TTFT, that’s funny about facebook. I used to say the exact thing about twitter, but I actually like it and get lots of good info from people’s posts. There again, though, I can’t be twitter friends with someone who tweets nothing except what is in their online store.

Friday, October 29th 2010 @ 8:48 AM

Posted by Valerie Chapman-Stockwell:

I vote for the blog to continue (all blogs, for that matter). It’s like reading letters from friends. I respond when I think I have something to contribute, otherwise, just enjoy. And appreciate the people taking the time to create the blog. 

Thursday, November 11th 2010 @ 5:53 AM

Posted by Lizzie:

Valerie, thanks for taking the time to post. I like your analogy of blogs being like letters. 

Thursday, November 11th 2010 @ 4:31 PM

Posted by Jen O:

OMG, this post comes at the right time for me!
I too have noticed the ‘quiet’ scene when it comes to comments on my blog posts, but on the other hand, my Google analytics show that my blog’s ‘hits’ have increased by 5x in the past year.
I believe that we should power on with great content, as readers are finding good info on our blogs, and they are still dropping by in increasing numbers to see what’s up.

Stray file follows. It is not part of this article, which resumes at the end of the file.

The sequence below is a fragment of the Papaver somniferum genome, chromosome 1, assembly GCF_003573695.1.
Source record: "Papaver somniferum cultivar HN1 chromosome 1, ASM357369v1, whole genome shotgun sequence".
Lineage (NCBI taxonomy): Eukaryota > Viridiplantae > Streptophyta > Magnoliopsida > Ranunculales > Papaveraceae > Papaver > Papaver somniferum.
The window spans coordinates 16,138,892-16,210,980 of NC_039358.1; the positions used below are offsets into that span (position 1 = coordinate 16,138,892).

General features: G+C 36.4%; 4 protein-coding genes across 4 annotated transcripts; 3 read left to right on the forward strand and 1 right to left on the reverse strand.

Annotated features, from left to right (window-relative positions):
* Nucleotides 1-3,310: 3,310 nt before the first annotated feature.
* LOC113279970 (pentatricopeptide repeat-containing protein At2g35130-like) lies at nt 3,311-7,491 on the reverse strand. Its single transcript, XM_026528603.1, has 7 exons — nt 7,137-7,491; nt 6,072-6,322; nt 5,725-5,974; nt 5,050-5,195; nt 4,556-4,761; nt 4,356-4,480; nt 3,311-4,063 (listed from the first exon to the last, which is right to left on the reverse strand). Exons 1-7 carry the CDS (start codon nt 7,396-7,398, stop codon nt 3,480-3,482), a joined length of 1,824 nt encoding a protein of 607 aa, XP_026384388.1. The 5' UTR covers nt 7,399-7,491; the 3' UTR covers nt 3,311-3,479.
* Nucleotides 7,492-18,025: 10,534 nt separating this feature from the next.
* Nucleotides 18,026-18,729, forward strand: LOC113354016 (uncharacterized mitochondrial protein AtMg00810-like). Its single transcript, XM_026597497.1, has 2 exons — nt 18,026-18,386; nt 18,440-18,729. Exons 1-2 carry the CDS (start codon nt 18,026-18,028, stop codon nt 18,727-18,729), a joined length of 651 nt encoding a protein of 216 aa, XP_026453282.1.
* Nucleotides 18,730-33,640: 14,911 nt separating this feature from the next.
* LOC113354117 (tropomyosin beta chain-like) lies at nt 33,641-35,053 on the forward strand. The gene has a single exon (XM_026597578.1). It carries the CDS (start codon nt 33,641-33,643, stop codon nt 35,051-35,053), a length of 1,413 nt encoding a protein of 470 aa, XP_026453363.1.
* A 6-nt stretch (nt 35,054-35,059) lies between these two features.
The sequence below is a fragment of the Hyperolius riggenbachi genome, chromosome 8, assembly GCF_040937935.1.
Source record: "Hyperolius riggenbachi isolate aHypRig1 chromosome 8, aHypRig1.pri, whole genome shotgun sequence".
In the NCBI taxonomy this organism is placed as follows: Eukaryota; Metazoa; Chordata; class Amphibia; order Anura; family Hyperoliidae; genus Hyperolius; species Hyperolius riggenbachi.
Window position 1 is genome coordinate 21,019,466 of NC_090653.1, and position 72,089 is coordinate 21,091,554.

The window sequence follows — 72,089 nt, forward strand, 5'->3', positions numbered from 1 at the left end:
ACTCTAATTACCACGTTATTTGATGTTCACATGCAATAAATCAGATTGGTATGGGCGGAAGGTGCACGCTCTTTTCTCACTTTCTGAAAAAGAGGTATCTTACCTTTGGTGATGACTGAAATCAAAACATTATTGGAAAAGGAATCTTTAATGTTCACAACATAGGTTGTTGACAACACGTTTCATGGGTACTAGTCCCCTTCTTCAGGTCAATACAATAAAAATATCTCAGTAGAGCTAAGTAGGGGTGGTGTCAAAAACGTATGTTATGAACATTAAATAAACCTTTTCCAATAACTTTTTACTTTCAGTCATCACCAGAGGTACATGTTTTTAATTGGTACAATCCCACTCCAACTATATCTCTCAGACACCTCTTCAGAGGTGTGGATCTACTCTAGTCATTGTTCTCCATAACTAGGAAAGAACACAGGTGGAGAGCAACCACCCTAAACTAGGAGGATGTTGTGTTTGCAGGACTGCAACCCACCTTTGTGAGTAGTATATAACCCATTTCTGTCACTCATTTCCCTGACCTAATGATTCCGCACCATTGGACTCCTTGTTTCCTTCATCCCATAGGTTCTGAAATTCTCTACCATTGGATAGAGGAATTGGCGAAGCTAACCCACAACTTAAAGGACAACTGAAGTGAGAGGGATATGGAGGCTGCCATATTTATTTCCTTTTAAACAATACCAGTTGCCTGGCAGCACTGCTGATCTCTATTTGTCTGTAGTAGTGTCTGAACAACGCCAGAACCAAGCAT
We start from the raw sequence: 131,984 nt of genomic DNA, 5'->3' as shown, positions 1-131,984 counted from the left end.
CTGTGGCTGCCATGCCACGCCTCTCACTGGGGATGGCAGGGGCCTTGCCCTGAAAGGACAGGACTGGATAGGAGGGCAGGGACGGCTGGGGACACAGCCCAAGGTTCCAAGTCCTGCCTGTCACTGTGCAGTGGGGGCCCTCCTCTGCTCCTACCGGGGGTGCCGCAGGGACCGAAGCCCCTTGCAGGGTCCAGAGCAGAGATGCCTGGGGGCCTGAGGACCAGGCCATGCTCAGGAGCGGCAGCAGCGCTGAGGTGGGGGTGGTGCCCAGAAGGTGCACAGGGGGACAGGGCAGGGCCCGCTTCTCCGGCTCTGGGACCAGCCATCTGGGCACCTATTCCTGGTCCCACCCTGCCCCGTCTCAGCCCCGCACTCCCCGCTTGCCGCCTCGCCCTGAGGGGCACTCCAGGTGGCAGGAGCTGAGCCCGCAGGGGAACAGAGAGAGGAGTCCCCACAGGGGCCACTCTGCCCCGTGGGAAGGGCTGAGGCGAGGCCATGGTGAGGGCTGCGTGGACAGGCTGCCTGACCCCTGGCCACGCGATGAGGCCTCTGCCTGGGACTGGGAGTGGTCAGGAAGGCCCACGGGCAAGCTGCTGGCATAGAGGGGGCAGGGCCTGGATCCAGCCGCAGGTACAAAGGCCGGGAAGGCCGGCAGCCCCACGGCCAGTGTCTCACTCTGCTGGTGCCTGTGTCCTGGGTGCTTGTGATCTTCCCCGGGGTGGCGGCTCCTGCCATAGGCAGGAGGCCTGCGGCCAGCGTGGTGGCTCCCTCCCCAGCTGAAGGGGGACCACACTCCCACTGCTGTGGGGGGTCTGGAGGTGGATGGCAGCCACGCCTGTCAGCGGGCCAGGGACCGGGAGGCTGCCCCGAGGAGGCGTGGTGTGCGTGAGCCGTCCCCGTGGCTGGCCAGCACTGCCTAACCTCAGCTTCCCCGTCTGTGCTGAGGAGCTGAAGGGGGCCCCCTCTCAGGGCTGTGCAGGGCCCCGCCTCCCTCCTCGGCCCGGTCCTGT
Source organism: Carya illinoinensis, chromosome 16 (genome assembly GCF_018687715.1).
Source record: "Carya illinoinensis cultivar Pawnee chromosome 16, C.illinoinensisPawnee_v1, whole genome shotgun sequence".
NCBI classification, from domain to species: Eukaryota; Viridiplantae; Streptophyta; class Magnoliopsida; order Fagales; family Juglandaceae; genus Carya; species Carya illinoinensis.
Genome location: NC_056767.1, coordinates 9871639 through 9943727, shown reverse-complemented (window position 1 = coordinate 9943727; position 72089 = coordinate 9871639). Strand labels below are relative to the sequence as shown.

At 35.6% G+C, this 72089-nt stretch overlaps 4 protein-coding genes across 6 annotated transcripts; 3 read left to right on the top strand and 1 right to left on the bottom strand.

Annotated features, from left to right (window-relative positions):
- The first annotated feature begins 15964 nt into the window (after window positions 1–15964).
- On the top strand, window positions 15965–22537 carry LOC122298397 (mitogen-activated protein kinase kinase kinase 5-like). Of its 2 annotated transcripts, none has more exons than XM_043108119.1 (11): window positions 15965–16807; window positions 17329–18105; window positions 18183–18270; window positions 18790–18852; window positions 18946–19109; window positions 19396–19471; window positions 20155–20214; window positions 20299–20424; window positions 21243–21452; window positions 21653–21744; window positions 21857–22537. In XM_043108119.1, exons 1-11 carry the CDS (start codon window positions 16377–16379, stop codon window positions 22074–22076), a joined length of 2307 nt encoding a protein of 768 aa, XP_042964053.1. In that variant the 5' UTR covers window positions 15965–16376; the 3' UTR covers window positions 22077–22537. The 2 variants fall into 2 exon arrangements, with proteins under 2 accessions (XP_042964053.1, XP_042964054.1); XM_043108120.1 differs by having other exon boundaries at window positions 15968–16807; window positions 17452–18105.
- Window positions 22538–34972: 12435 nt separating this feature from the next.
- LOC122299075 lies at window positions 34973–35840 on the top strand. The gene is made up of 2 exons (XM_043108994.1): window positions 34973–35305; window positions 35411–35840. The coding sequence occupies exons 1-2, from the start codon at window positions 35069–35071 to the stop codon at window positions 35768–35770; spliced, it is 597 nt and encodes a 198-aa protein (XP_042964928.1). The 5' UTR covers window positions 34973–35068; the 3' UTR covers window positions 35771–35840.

One reason for the lack of comments might be that our blogs are being seen on hand held screens, rather than big ol’monitors. These smaller devices are cropping and narrowing their field of vision, and THAT is something we bloggers won’t be able to ignore for long. Reply’s have to be sent as text, which makes the viewer think twice, or at least that’s my take on it.
So, power on! I love what you have to say.

Sunday, November 14th 2010 @ 9:17 AM

Posted by Lizzie:

Jen, that is an excellent point, one I’d not considered. Probably because I don’t use a hand held device of any sort. 

I had naturally assumed that as my readership rose, so would the commenting, and I do get more comments, but they are not proportional to the increase in traffic.

And you are right that good content is the key to people finding you.

Friday, November 19th 2010 @ 7:11 PM

 

2 Comments

Filed under Curiosities, Sportswear, Viewpoint

2 responses to “Picasso for White Stag, and Thoughts on Social Media

  1. Pingback: Picasso Fabric « thevintagetraveler

  2. Pingback: Getting Up to Speed | The Vintage Traveler